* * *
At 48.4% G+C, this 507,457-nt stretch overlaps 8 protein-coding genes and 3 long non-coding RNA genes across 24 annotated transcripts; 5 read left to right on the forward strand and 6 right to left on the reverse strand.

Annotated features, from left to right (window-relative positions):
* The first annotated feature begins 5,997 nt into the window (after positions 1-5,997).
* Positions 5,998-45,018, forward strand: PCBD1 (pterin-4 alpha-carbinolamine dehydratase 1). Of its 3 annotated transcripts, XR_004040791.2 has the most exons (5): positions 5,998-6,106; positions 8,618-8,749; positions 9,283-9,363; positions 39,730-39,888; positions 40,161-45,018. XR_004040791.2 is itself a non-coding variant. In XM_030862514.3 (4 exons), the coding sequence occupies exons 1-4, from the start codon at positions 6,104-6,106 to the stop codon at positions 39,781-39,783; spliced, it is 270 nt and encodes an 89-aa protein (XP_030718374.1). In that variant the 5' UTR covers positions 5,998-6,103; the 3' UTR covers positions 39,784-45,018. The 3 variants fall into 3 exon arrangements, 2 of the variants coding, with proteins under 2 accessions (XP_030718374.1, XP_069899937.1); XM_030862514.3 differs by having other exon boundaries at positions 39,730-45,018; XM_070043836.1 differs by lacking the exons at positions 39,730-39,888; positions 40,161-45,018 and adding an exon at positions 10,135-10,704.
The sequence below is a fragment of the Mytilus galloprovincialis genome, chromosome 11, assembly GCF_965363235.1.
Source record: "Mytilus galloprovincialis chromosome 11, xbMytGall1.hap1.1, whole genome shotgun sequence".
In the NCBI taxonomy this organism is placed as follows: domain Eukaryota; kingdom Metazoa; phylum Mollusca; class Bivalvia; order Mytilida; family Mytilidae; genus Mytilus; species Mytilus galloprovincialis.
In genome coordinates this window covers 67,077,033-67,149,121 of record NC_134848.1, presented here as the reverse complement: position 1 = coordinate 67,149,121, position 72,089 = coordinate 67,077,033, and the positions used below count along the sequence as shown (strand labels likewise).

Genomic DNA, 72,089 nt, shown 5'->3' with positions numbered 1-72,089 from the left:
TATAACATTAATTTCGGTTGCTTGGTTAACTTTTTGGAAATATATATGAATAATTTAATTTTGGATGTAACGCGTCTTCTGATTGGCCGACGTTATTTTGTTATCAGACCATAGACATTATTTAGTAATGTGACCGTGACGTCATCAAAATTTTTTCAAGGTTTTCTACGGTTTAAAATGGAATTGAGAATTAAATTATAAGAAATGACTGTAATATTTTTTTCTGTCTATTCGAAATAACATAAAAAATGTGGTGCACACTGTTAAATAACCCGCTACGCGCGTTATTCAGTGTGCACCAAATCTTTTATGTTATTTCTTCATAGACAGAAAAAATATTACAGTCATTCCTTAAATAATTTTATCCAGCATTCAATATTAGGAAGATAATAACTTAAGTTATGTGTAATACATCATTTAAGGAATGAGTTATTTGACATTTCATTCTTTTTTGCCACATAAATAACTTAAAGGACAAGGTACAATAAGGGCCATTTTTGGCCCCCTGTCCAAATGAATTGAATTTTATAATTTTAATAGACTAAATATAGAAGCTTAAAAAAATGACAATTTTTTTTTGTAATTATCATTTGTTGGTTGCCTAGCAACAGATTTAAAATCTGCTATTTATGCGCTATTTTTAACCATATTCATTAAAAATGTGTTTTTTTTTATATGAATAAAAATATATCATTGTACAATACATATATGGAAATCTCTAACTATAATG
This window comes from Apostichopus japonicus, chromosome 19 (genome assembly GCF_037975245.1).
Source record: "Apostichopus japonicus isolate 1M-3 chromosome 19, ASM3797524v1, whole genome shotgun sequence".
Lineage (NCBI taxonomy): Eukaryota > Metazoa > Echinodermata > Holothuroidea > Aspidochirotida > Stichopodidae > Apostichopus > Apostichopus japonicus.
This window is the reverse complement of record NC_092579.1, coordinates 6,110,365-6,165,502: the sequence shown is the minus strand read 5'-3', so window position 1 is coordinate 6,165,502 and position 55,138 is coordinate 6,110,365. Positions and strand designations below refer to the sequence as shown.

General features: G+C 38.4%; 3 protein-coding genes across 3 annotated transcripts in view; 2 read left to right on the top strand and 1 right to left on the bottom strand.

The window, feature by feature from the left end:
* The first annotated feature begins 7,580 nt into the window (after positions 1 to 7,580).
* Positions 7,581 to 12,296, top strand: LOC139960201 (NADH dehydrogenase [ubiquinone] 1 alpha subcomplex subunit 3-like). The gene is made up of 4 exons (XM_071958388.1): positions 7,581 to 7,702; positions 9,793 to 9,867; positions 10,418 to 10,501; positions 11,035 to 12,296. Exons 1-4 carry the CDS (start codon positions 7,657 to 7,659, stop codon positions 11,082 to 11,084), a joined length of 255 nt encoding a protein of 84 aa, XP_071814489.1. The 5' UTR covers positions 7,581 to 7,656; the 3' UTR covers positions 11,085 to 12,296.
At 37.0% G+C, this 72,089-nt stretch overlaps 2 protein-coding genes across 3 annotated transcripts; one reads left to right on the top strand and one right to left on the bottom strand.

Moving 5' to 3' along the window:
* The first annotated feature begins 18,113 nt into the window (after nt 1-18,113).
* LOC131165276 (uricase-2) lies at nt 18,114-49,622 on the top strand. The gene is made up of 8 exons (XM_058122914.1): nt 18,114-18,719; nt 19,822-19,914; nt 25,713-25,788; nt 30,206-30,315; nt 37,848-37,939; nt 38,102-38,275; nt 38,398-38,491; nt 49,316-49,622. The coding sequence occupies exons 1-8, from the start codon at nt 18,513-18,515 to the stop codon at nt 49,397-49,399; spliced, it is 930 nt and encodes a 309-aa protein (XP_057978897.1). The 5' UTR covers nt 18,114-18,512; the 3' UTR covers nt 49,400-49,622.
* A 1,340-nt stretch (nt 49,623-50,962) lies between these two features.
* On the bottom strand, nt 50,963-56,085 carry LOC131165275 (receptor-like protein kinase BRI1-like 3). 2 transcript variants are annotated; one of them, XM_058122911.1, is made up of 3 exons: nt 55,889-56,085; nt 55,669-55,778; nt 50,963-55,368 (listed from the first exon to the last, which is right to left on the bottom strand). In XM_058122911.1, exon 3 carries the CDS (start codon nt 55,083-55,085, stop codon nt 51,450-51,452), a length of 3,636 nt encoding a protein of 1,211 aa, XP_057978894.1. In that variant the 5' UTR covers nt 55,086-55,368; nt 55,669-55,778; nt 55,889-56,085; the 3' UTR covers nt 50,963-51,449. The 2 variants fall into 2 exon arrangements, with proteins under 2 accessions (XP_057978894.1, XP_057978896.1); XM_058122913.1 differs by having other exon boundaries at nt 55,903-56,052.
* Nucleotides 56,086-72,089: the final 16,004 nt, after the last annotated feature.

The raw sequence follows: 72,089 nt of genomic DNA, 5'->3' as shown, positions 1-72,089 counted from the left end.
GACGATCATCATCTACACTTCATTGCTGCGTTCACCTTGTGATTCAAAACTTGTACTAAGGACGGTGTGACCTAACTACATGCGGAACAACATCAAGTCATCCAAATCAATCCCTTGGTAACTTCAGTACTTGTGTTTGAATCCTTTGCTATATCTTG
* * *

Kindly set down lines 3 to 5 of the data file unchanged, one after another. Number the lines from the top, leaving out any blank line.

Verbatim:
* The first annotated feature begins 5,997 nt into the window (after positions 1-5,997).
* Positions 5,998-45,018, forward strand: PCBD1 (pterin-4 alpha-carbinolamine dehydratase 1). Of its 3 annotated transcripts, XR_004040791.2 has the most exons (5): positions 5,998-6,106; positions 8,618-8,749; positions 9,283-9,363; positions 39,730-39,888; positions 40,161-45,018. XR_004040791.2 is itself a non-coding variant. In XM_030862514.3 (4 exons), the coding sequence occupies exons 1-4, from the start codon at positions 6,104-6,106 to the stop codon at positions 39,781-39,783; spliced, it is 270 nt and encodes an 89-aa protein (XP_030718374.1). In that variant the 5' UTR covers positions 5,998-6,103; the 3' UTR covers positions 39,784-45,018. The 3 variants fall into 3 exon arrangements, 2 of the variants coding, with proteins under 2 accessions (XP_030718374.1, XP_069899937.1); XM_030862514.3 differs by having other exon boundaries at positions 39,730-45,018; XM_070043836.1 differs by lacking the exons at positions 39,730-39,888; positions 40,161-45,018 and adding an exon at positions 10,135-10,704.
The sequence below is a fragment of the Mytilus galloprovincialis genome, chromosome 11, assembly GCF_965363235.1.